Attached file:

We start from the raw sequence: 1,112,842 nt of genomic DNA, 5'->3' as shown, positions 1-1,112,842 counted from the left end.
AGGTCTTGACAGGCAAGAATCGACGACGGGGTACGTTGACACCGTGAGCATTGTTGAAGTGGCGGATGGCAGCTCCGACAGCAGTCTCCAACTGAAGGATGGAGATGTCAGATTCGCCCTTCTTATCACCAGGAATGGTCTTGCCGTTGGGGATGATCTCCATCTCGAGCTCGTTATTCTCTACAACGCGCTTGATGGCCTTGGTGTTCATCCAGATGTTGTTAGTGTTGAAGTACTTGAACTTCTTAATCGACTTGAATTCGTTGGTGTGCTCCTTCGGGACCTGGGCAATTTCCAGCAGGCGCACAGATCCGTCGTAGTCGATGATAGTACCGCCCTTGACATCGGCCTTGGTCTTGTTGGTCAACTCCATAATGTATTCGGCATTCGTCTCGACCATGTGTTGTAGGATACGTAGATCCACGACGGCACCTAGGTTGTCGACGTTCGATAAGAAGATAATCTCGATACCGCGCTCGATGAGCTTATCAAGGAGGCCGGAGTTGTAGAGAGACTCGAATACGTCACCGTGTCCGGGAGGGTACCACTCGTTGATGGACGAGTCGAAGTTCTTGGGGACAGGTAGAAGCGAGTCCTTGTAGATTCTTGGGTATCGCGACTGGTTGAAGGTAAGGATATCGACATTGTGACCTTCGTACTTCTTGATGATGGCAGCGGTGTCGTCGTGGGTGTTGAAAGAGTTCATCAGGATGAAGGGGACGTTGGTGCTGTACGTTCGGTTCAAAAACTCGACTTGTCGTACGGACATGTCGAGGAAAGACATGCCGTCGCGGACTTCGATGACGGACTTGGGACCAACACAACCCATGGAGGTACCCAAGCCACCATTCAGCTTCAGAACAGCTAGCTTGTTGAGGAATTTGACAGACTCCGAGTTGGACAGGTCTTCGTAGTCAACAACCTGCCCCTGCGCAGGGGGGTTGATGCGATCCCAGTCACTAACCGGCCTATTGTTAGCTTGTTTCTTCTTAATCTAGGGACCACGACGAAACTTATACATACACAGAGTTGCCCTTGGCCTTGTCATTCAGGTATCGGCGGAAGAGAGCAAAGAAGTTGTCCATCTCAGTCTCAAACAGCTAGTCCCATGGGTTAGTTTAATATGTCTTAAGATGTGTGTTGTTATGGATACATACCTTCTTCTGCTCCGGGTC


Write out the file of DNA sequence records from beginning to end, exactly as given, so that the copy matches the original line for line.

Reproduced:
We start from the raw sequence: 1,112,842 nt of genomic DNA, 5'->3' as shown, positions 1-1,112,842 counted from the left end.
AGGTCTTGACAGGCAAGAATCGACGACGGGGTACGTTGACACCGTGAGCATTGTTGAAGTGGCGGATGGCAGCTCCGACAGCAGTCTCCAACTGAAGGATGGAGATGTCAGATTCGCCCTTCTTATCACCAGGAATGGTCTTGCCGTTGGGGATGATCTCCATCTCGAGCTCGTTATTCTCTACAACGCGCTTGATGGCCTTGGTGTTCATCCAGATGTTGTTAGTGTTGAAGTACTTGAACTTCTTAATCGACTTGAATTCGTTGGTGTGCTCCTTCGGGACCTGGGCAATTTCCAGCAGGCGCACAGATCCGTCGTAGTCGATGATAGTACCGCCCTTGACATCGGCCTTGGTCTTGTTGGTCAACTCCATAATGTATTCGGCATTCGTCTCGACCATGTGTTGTAGGATACGTAGATCCACGACGGCACCTAGGTTGTCGACGTTCGATAAGAAGATAATCTCGATACCGCGCTCGATGAGCTTATCAAGGAGGCCGGAGTTGTAGAGAGACTCGAATACGTCACCGTGTCCGGGAGGGTACCACTCGTTGATGGACGAGTCGAAGTTCTTGGGGACAGGTAGAAGCGAGTCCTTGTAGATTCTTGGGTATCGCGACTGGTTGAAGGTAAGGATATCGACATTGTGACCTTCGTACTTCTTGATGATGGCAGCGGTGTCGTCGTGGGTGTTGAAAGAGTTCATCAGGATGAAGGGGACGTTGGTGCTGTACGTTCGGTTCAAAAACTCGACTTGTCGTACGGACATGTCGAGGAAAGACATGCCGTCGCGGACTTCGATGACGGACTTGGGACCAACACAACCCATGGAGGTACCCAAGCCACCATTCAGCTTCAGAACAGCTAGCTTGTTGAGGAATTTGACAGACTCCGAGTTGGACAGGTCTTCGTAGTCAACAACCTGCCCCTGCGCAGGGGGGTTGATGCGATCCCAGTCACTAACCGGCCTATTGTTAGCTTGTTTCTTCTTAATCTAGGGACCACGACGAAACTTATACATACACAGAGTTGCCCTTGGCCTTGTCATTCAGGTATCGGCGGAAGAGAGCAAAGAAGTTGTCCATCTCAGTCTCAAACAGCTAGTCCCATGGGTTAGTTTAATATGTCTTAAGATGTGTGTTGTTATGGATACATACCTTCTTCTGCTCCGGGTC